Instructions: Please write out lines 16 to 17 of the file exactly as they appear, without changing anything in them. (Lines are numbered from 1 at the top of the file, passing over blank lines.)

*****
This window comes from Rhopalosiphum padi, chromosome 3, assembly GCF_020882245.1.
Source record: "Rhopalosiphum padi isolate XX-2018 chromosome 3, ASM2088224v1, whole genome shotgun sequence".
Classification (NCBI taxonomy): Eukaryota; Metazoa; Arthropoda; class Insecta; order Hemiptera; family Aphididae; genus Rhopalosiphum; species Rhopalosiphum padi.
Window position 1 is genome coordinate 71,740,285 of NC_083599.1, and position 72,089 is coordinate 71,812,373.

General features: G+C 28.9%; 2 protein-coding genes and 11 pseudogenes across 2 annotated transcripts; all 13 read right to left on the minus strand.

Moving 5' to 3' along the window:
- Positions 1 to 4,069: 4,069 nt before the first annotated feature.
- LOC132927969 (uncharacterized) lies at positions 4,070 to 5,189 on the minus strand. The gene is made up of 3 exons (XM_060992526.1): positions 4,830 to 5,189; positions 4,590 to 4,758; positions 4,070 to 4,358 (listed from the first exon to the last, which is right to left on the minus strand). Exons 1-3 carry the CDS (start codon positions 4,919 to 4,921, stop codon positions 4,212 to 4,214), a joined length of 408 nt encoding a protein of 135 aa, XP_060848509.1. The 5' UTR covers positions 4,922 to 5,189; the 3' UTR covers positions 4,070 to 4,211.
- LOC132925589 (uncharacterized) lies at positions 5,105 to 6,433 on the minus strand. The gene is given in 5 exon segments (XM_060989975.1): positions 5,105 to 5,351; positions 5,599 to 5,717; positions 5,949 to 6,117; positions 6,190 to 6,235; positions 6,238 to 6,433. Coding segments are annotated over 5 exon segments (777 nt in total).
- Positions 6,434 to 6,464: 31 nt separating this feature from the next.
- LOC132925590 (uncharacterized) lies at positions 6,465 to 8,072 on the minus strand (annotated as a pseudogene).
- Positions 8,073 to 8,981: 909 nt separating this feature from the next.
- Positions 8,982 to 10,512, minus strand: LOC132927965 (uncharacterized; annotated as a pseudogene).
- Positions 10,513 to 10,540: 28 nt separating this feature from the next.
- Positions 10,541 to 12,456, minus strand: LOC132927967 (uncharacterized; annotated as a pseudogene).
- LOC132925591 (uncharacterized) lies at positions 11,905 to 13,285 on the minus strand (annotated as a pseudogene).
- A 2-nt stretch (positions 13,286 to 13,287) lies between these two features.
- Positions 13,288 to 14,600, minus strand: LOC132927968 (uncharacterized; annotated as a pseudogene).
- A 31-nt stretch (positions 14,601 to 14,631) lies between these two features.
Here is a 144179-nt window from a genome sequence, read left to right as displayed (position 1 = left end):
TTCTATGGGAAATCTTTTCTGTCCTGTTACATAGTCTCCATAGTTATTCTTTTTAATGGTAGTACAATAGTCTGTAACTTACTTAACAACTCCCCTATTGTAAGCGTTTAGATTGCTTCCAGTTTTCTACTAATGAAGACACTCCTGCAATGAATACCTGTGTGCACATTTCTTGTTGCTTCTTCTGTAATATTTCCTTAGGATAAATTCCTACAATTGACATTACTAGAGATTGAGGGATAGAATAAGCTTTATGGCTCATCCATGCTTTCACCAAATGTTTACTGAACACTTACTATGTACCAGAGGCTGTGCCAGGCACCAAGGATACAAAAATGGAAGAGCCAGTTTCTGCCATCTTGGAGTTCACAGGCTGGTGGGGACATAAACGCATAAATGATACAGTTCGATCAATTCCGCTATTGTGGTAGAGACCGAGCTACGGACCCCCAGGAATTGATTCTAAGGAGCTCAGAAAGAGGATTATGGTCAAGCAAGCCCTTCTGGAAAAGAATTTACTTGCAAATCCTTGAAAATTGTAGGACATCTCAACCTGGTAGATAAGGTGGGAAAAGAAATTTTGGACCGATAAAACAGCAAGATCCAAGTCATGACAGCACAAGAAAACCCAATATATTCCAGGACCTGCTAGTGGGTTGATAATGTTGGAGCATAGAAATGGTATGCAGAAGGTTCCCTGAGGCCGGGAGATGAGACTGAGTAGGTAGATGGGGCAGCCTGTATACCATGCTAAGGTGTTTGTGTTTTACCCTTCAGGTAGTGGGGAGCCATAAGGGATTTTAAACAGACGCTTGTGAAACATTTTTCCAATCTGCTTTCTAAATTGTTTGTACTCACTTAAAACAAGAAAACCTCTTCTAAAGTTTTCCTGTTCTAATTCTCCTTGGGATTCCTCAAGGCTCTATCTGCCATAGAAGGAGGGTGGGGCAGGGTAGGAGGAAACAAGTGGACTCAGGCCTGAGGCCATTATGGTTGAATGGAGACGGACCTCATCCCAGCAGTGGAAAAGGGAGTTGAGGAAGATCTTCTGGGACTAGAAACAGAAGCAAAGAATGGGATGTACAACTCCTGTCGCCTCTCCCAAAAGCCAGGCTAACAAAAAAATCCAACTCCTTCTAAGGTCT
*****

- LOC132925591 (uncharacterized) lies at positions 11,905 to 13,285 on the minus strand (annotated as a pseudogene).
- A 2-nt stretch (positions 13,286 to 13,287) lies between these two features.